- With elaborate setpieces and elegant costumes, the trailer teases viewers with a glimpse into the film’s expansive fantasy world.
- Kerry Washington and Charlize Theron star as the deans for the schools of good and evil, respectively.
- Laurence Fishburne portrays the The School Master and Michelle Yeoh plays Professor Anemone, the school’s beautification professor.
- “The School for Good and Evil” is slated to release on Netflix on Oct. 21.
Netflix released the first trailer for its upcoming film “The School for Good and Evil,” which is based on the bestselling book series of the same name, on Tuesday.
The film follows the brooding Agatha (Sofia Wylie) and upbeat Sophie (Sophia Anne Caruso), a pair of friends who begin their journeys to become fairytale icons at a magical institution called the School for Good and Evil. When Agatha is assigned to become a hero and Sophie is assigned to become a villain, chaos ensues as the lines between good and evil begin to blur.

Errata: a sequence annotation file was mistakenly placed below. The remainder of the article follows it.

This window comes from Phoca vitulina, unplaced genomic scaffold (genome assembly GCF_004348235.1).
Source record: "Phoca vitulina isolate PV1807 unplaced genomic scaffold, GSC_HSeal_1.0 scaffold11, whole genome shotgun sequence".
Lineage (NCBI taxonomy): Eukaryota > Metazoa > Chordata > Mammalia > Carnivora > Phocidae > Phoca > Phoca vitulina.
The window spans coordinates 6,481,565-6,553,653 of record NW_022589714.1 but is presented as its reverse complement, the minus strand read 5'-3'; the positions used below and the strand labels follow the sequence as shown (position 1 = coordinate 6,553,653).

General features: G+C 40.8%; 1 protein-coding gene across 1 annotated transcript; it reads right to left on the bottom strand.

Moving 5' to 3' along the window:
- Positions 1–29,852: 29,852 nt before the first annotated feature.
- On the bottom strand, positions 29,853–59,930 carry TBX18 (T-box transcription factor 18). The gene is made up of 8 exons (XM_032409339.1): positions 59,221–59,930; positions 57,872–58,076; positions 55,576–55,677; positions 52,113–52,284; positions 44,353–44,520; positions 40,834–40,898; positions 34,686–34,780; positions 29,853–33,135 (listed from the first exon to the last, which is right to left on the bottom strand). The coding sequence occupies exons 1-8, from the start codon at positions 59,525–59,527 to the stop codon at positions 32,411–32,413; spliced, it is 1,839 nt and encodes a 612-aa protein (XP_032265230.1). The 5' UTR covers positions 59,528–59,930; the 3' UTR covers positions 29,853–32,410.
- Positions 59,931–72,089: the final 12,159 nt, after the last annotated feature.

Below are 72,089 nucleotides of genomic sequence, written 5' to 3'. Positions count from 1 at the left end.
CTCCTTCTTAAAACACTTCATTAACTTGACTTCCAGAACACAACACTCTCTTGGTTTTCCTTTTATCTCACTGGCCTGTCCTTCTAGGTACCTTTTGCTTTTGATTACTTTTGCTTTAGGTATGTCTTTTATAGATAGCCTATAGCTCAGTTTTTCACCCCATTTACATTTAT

- Netflix has greenlit the upcoming Japanese drama series “House of Ninjas,” based on a story written by actor Kento Kaku, director Yoshiaki Murao and writer/actor Takafumi Imai.
- Filmmaker Dave Boyle, who will direct the series, co-wrote the screenplay with Yamaura Masahiro, Oura Kota and Kimura Kanna.
- “Set in modern Japan, this series tells the story of the Tawara family, the last ninja family that had abandoned its roots after a certain incident in the past, who must take on the greatest crisis in Japanese history that threatens to shake the nation to its core,” read the show’s synopsis from Netflix.
- Kaku, who will also serve as the show’s co-executive producer, will star in the show alongside Yosuke Eguchi, Tae Kimura, Kengo Kora, Aju Makita and Nobuko Miyamoto.